From left to right: .357 160-grain cast bullet, .377 swaged , .357 bullet, 248 grain plain base, 252 grain gas checked, 268 grain gas checked, 278 grain gas checked. 375 Magnum Flanged, .375 H&H belted, .375 Magnum Flanged with 278 grain bullet

1912 was also the period of great game hunting in Africa. World War One was still in the distant future, and the world was made aware of the challenges of Africa from some of the greatest adventure writers ever known. Most of that generation grew up with the stories of writers such as H. Rider Haggard burnt into their young minds, and a desire to travel to the vast plains and shooting fields of Africa. Much has been written about the .375 H&H belted case, however many are not aware of the contribution of its sibling, the .375 Magnum Flanged Nitro Express, which was also born during that fateful year. In 1899, the British developed a predecessor, which was known as the .375 Flanged Nitro Express. This cartridge featured a straight-rimmed case with a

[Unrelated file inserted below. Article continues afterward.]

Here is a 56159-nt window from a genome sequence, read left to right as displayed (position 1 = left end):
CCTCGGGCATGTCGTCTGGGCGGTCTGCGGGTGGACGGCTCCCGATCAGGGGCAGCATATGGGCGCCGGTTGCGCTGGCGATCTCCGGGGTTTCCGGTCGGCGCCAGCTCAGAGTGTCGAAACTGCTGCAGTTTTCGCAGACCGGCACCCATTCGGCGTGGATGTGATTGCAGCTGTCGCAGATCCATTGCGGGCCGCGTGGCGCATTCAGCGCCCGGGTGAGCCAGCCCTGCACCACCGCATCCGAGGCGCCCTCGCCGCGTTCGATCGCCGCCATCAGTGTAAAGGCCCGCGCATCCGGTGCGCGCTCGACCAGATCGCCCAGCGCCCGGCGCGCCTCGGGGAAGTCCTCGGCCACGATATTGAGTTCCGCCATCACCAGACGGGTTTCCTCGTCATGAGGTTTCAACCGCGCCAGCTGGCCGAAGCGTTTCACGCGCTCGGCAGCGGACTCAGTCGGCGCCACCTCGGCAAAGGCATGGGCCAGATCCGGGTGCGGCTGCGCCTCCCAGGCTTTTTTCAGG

length of 2.5 inches and a rim diameter of .523 inches, and offered ballistics quite close to the .38/55 cartridge. This cartridge, even though almost unknown in the United States, can be encountered in rifles still in shooting condition. Even though the ammunition is no longer manufactured, anyone wanting to reload this caliber can fabricate cases from new Hornady .405 Winchester cases or use .3ÂŹÂŹ0/40 cases. The .30/40 case ends up a little short by about .250 inch, but is still very usable. The cartridge in this family that I love the best is the .375 Flanged Magnum Nitro Express. Holland and Holland realized the ballistics of the .375 H&H would make it a winner in the game field. However, they also had the wisdom to realize a rimmed case was Volume 5 Issue 1 AFRICAN EXPEDITION MAGAZINE | 11


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This is the view from the games perspective. Left: 470, Right: 375.